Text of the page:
The Michigan Department of Health and Human Services (DHHS) reported Monday that 66,627 Michiganders have tested positive for COVID-19 and 6,005 have died from the virus — an additional 454 cases and 30 deaths since Monday.
DHHS also notes that an additional 7,273 Michiganders have been identified as “probable” cases for COVID-19, as well as 246 probable deaths. The department began tracking probable cases on April 5. Combining the state’s confirmed positive cases with probable cases brings the total up to 73,900 statewide cases and 6,251 deaths.
The department has a note of 20 additional deaths included in the data released Tuesday. DHHS staff has been reviewing death certificate data maintained in Vital Records reporting systems.
After being just one of three states categorized as “on track to contain COVID” in mid-June, Michigan is now at high-risk of a COVID-19 outbreak risk, according to the data model COVID Act Now.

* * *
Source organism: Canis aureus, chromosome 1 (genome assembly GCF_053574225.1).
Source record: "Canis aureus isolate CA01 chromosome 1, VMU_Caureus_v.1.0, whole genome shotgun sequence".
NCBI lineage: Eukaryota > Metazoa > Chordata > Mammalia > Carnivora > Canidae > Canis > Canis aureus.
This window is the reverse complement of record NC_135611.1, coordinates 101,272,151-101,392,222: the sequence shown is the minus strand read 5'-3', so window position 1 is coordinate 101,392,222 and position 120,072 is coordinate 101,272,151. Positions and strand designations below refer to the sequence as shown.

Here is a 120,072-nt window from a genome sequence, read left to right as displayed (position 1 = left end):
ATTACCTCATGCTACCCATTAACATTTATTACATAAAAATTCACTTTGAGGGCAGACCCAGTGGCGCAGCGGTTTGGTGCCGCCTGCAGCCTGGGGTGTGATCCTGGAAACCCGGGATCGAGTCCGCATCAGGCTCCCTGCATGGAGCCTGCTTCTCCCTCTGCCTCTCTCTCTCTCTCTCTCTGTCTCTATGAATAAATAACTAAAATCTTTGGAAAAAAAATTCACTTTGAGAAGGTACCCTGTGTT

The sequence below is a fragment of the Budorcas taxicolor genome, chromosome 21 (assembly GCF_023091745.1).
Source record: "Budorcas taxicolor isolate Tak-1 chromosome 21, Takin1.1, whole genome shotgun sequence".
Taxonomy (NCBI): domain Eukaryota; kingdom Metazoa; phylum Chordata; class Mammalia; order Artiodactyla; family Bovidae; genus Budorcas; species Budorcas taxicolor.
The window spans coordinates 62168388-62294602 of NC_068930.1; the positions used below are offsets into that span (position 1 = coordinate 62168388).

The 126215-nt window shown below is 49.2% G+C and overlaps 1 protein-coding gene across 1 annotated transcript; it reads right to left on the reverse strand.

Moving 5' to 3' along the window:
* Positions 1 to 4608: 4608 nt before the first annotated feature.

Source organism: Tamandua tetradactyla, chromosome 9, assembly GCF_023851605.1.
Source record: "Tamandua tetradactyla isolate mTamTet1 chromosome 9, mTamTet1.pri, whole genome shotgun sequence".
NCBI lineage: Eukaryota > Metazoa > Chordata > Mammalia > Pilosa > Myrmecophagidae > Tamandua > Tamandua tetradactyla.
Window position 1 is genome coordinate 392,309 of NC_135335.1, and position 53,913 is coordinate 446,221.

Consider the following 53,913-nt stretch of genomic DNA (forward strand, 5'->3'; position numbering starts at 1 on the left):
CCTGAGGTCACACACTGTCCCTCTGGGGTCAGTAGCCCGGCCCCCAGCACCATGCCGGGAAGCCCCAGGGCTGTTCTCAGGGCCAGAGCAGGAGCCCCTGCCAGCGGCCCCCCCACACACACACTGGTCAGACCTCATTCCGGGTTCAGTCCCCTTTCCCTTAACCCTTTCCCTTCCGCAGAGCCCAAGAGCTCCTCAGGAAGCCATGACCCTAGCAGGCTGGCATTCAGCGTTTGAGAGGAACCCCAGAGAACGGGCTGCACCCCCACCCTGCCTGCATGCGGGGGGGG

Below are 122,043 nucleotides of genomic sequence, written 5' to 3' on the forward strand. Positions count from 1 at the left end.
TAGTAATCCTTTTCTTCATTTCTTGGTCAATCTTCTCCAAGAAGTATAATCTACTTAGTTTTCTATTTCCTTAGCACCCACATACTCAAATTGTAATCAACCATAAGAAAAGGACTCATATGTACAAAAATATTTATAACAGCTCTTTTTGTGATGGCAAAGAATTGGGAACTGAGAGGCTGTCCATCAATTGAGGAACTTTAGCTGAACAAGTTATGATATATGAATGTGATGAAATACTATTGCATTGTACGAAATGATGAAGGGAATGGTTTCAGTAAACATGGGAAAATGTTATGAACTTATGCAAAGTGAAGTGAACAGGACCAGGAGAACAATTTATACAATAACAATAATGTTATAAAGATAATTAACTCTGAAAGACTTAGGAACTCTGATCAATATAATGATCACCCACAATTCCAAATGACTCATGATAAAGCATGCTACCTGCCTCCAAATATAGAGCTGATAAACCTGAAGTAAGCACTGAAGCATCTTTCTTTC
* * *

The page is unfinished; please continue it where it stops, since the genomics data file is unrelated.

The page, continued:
A large gathering of Michiganders at Diamond Lake over the holiday weekend made national headlines as Michigan’s COVID-19 cases are on the rise again.
On CNN Monday morning, Gov. Gretchen Whitmer said she was “disappointed” by the videos she saw from Diamond Lake.
Whitmer said if cases keep increasing Michigan will “dial back if we have to,” even though it’s “the last thing anybody wants.”
She added, “I’m not going to be bullied into moving before it’s safe.”
While Michigan’s positive test rate (2.2%) and intensive care unit (ICU) headroom used (14%) remain low — indicating widespread testing and a case rate unlikely to overwhelm hospitals — the state’s infection rate is at 1.4 and there is insufficient contact tracing to effectively prevent new outbreaks.
An infection rate of 1.4 means that every person carrying the virus is infecting an average of 1.4 other people.
The virus has now been detected in all of Michigan’s 83 counties. Ontonagon County in the western U.P. had been the last county not to report any cases, but now has one case.
The state’s COVID-19 fatality rate is at 9%.
The first two cases of COVID-19 were reported in the state on March 10. Whitmer declared a state of emergency that day.
Johns Hopkins University reports that there are nearly 11.7 million confirmed cases worldwide and 540,062 deaths. In the United States there are more than 2.9 million confirmed cases and 130,813 deaths have been recorded.